View From The North Bank: Arsenal 2 Borussia Dortmund 1
This time last November we were on our way home from Portugal having just lost to Braga. That defeat followed a loss in the previous Champions League outing, away to Shakhtar. The end product of those results was to finish second in a group we should’ve walked and to draw Barcelona. We all know what happened after that. One year on and we’ve qualified as group winners with a game to spare. It looks like another lesson has been learned.
No Arsenal fan will need reminding that we’re the only English club already through to the knock out stages. United, and I dare say Chelsea, will probably join us but still it’s nice to gloat for the time being. I like to think Samir Nasri might have taken 90 minutes out from counting his money to watch us qualify last night. Having said that, you couldn’t blame him if he’s a bit tired of watching Champions League Football given the rubbish he had to watch from the Manchester City bench on Tuesday.
Last night’s game started more or less as expected. Dortmund were full of energy, encouraged by a large and vocal travelling contingent, and looked to stop us hitting any kind of rhythm. This set the tone for most of the first half which was played at a frenetic pace. Neither side could satisfactorily control possession and neither managed to create any clear cut chances. Szczesny had to field a couple of long range efforts whilst it wasn’t until late in the half that Arsenal tested the visitors’ goal.
Theo Walcott and Aaron Ramsey combined well for our most dangerous moments in the first half, the first of which came when Ramsey set Walcott free over the top only for the Dortmund stopper to bravely nick the ball off the winger’s toes. Shortly before the half time whistle Walcott tested Weidenfeller again. A neat dummy from the in-form England man let the ball run to Ramsey who played a first-time pass to exploit Walcott’s run. The cross tempted the keeper but his handling was assured and Van Persie was denied an opener.
Dortmund were similarly industrious at the start of the second half and got in behind within moments of the restart. Thankfully the attempt from Kagawa was tame. In some ways this summed Dortmund up. They are a very modern Football team who press hard and carve out openings playing intricately at pace. To a spectator such as myself who isn’t an expert on German Football it would seem that they are just lacking a first class striker.
Of course, that isn’t a problem we currently have. Robin Van Persie is on the hottest streak of his life. It was interesting that Wenger remarked in last night’s programme notes that he doesn’t remember ever having a striker in this sort of form. Given that Wenger managed Thierry Henry through all of his finest moments, that’s quite an endorsement. That said, as irresistible as Van Persie is at present I doubt anyone could argue that the plaudits for the first goal should be reserved for Alex Song.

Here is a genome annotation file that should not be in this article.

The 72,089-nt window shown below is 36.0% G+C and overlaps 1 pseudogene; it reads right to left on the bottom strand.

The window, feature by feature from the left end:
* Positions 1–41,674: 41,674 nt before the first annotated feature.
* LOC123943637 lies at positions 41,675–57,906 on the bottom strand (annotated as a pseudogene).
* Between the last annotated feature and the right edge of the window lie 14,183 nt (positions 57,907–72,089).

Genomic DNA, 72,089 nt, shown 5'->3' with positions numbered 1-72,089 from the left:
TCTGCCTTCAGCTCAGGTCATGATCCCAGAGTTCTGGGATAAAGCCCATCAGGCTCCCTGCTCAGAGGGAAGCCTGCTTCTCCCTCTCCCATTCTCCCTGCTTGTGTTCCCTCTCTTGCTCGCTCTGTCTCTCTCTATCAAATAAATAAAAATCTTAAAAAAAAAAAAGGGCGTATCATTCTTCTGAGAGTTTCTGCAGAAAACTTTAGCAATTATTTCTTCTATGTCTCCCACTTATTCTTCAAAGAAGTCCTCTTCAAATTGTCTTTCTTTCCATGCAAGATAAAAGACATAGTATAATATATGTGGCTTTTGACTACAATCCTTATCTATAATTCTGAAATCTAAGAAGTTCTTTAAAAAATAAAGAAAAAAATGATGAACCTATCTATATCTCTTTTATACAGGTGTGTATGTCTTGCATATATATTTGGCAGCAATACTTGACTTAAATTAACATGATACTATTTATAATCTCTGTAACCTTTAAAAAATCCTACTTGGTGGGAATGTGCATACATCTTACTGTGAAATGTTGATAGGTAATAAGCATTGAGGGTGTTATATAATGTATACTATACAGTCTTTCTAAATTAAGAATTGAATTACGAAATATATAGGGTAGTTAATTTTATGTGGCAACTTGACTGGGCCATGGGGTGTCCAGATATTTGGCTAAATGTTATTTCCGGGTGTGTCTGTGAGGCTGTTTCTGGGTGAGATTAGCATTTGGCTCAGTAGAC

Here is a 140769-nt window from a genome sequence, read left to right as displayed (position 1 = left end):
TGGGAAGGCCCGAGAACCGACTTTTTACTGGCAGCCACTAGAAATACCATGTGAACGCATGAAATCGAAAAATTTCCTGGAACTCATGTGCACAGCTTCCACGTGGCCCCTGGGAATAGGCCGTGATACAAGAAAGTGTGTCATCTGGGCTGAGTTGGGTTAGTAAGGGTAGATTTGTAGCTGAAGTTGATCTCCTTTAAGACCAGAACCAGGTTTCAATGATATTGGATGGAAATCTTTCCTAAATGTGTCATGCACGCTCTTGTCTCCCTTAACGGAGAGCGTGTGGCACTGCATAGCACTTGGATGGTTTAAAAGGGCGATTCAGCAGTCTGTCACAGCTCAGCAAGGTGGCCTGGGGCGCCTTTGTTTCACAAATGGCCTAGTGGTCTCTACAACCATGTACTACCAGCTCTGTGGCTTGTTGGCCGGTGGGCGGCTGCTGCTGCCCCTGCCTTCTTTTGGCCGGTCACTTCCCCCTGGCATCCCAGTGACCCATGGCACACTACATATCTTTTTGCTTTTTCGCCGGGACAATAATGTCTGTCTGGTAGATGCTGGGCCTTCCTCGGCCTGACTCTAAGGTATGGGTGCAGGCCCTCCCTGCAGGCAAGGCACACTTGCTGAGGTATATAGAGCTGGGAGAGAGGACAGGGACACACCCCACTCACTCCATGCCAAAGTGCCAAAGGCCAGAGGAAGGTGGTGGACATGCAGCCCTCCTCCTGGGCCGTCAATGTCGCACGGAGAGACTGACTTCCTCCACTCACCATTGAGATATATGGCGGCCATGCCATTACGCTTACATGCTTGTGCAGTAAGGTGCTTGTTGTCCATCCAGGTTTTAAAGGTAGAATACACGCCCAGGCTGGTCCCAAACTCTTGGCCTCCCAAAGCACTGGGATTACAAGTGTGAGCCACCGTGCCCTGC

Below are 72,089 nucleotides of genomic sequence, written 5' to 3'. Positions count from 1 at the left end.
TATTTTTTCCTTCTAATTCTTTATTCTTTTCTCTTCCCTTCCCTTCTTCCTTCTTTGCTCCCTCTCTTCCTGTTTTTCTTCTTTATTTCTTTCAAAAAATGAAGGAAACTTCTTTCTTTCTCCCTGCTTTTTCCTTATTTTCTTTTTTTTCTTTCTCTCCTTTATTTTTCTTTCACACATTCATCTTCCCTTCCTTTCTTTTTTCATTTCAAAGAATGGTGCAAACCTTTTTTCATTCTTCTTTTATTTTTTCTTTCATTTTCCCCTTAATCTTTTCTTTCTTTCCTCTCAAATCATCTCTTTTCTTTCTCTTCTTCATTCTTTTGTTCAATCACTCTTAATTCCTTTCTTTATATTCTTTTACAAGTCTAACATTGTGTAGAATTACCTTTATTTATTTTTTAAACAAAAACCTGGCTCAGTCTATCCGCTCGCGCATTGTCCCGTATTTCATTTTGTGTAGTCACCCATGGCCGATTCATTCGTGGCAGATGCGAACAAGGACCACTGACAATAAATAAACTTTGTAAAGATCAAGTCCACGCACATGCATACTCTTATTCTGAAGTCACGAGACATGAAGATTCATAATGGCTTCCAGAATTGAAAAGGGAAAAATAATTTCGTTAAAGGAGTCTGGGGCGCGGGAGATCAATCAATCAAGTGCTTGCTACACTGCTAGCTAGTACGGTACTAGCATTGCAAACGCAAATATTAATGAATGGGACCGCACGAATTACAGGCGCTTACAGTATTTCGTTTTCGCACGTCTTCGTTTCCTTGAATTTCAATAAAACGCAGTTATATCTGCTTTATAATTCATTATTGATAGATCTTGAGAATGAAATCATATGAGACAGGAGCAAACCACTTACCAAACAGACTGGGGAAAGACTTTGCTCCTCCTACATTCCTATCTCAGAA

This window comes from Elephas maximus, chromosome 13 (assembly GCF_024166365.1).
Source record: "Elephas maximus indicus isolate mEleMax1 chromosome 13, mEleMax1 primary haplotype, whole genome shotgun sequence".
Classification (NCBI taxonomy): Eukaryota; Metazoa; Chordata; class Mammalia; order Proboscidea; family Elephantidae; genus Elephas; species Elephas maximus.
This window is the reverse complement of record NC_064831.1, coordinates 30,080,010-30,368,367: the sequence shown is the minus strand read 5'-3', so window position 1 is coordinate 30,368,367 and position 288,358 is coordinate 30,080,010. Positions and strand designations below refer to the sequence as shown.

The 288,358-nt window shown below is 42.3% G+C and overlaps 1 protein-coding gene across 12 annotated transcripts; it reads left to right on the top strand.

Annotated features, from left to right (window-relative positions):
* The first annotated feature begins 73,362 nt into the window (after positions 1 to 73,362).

The lung busting run of Song, the neat dribble and slalom between two Dortmund defenders and the pin point cross for his captain were sensational. In fairness, he was sensational all night. In a frantic midfield area his tackling and ability to find space were first class. When opponent’s get the ball in the attacking third and you see Song closing in there is an expectancy that he will regain possession and do something productive with it. He is a genuinely top quality defensive midfielder but showed here that he also has the ability to make things happen in an attacking capacity.
Song was our Man of The Match which again draws into question this lazy idea that we are a one man team. As good as RVP is it’s obvious that he wouldn’t be getting all these goals if it wasn’t for the efforts of his team mates.
The second goal was another tap in, not quite as easy as Van Persie’s goals against West Brom or Norwich but pretty straight forward nonetheless. At the risk of labouring the point this is further proof of the productivity of the team as a whole. The goals Van Persie is scoring at the moment aren’t all flashes of solo genius, they are often simple conversions bought about by the hard work of Ramsey, Arteta, Gervinho, Walcott and last night, Vermaelen and Song.
All in all, it was a good night’s work. We’ve been impressive so far in the Champions League and deserved qualification. We may be slightly less exciting but we are certainly looking more mature. We have been composed throughout the qualification process and have got our reward for a set of disciplined displays. Looking over the other groups as they stand we could go on to face Napoli or Milan but the signs are that we shouldn’t be fearful of any potential opponent in the next round.
Before I wrap up I just wanted to save a special mention for the 19th official, or whatever their proper title is. You know who I mean, the bloke who stands behind the goal with a wand in his hand doing nothing but getting in the way. These extra officials have been part of Champions League Football for two years now, and a year before that in the Europa League. In that whole time I’ve never seen them influence a decision. They are utterly pointless. The best and most damning description I can think of is that they aren’t even linesmen.
Anyway, now that’s off my chest I can get back to discussing Champions League qualification with a few work mates. There used to be a few Chelsea supporters around here but there doesn’t seem to be as many today. Funny that.
Keep The Faith.